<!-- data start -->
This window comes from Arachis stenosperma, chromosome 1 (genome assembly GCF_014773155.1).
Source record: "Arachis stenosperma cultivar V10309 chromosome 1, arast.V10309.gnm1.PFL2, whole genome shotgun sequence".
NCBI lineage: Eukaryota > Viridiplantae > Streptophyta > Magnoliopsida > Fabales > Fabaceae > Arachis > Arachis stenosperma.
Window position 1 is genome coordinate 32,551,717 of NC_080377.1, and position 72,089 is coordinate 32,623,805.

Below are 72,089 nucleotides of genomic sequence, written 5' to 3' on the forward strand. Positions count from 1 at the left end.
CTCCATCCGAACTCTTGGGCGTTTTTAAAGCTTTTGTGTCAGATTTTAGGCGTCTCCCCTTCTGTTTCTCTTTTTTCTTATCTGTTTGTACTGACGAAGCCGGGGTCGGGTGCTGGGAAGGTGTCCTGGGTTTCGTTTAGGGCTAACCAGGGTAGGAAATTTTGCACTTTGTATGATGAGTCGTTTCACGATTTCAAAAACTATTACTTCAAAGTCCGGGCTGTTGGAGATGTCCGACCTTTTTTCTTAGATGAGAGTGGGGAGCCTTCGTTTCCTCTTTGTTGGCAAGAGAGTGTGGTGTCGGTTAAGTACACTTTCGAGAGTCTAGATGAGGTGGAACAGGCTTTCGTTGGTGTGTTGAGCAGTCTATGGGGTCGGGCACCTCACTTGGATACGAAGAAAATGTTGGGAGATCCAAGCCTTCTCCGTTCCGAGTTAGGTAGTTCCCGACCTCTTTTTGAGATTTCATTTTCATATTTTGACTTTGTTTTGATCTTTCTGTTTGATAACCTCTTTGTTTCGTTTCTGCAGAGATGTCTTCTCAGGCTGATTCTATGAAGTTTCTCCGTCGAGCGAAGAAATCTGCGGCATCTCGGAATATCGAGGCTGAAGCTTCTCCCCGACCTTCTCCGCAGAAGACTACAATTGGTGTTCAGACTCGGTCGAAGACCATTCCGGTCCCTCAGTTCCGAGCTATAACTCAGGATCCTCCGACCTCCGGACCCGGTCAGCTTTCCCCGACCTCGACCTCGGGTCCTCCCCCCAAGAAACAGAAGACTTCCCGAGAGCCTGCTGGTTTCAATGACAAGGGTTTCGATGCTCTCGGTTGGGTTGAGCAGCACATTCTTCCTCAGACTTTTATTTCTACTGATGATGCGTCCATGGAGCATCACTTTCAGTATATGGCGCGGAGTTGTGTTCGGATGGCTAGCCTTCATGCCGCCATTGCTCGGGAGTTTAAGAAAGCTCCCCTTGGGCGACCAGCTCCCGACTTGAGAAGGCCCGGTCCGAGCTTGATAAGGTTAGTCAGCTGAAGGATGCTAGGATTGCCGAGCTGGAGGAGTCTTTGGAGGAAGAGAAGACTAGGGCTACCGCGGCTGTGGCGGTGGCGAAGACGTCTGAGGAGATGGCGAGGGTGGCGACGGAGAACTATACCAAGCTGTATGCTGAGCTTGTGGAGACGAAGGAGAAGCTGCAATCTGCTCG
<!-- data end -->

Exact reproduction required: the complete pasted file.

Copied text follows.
This window comes from Arachis stenosperma, chromosome 1 (genome assembly GCF_014773155.1).
Source record: "Arachis stenosperma cultivar V10309 chromosome 1, arast.V10309.gnm1.PFL2, whole genome shotgun sequence".
NCBI lineage: Eukaryota > Viridiplantae > Streptophyta > Magnoliopsida > Fabales > Fabaceae > Arachis > Arachis stenosperma.
Window position 1 is genome coordinate 32,551,717 of NC_080377.1, and position 72,089 is coordinate 32,623,805.

Below are 72,089 nucleotides of genomic sequence, written 5' to 3' on the forward strand. Positions count from 1 at the left end.
CTCCATCCGAACTCTTGGGCGTTTTTAAAGCTTTTGTGTCAGATTTTAGGCGTCTCCCCTTCTGTTTCTCTTTTTTCTTATCTGTTTGTACTGACGAAGCCGGGGTCGGGTGCTGGGAAGGTGTCCTGGGTTTCGTTTAGGGCTAACCAGGGTAGGAAATTTTGCACTTTGTATGATGAGTCGTTTCACGATTTCAAAAACTATTACTTCAAAGTCCGGGCTGTTGGAGATGTCCGACCTTTTTTCTTAGATGAGAGTGGGGAGCCTTCGTTTCCTCTTTGTTGGCAAGAGAGTGTGGTGTCGGTTAAGTACACTTTCGAGAGTCTAGATGAGGTGGAACAGGCTTTCGTTGGTGTGTTGAGCAGTCTATGGGGTCGGGCACCTCACTTGGATACGAAGAAAATGTTGGGAGATCCAAGCCTTCTCCGTTCCGAGTTAGGTAGTTCCCGACCTCTTTTTGAGATTTCATTTTCATATTTTGACTTTGTTTTGATCTTTCTGTTTGATAACCTCTTTGTTTCGTTTCTGCAGAGATGTCTTCTCAGGCTGATTCTATGAAGTTTCTCCGTCGAGCGAAGAAATCTGCGGCATCTCGGAATATCGAGGCTGAAGCTTCTCCCCGACCTTCTCCGCAGAAGACTACAATTGGTGTTCAGACTCGGTCGAAGACCATTCCGGTCCCTCAGTTCCGAGCTATAACTCAGGATCCTCCGACCTCCGGACCCGGTCAGCTTTCCCCGACCTCGACCTCGGGTCCTCCCCCCAAGAAACAGAAGACTTCCCGAGAGCCTGCTGGTTTCAATGACAAGGGTTTCGATGCTCTCGGTTGGGTTGAGCAGCACATTCTTCCTCAGACTTTTATTTCTACTGATGATGCGTCCATGGAGCATCACTTTCAGTATATGGCGCGGAGTTGTGTTCGGATGGCTAGCCTTCATGCCGCCATTGCTCGGGAGTTTAAGAAAGCTCCCCTTGGGCGACCAGCTCCCGACTTGAGAAGGCCCGGTCCGAGCTTGATAAGGTTAGTCAGCTGAAGGATGCTAGGATTGCCGAGCTGGAGGAGTCTTTGGAGGAAGAGAAGACTAGGGCTACCGCGGCTGTGGCGGTGGCGAAGACGTCTGAGGAGATGGCGAGGGTGGCGACGGAGAACTATACCAAGCTGTATGCTGAGCTTGTGGAGACGAAGGAGAAGCTGCAATCTGCTCG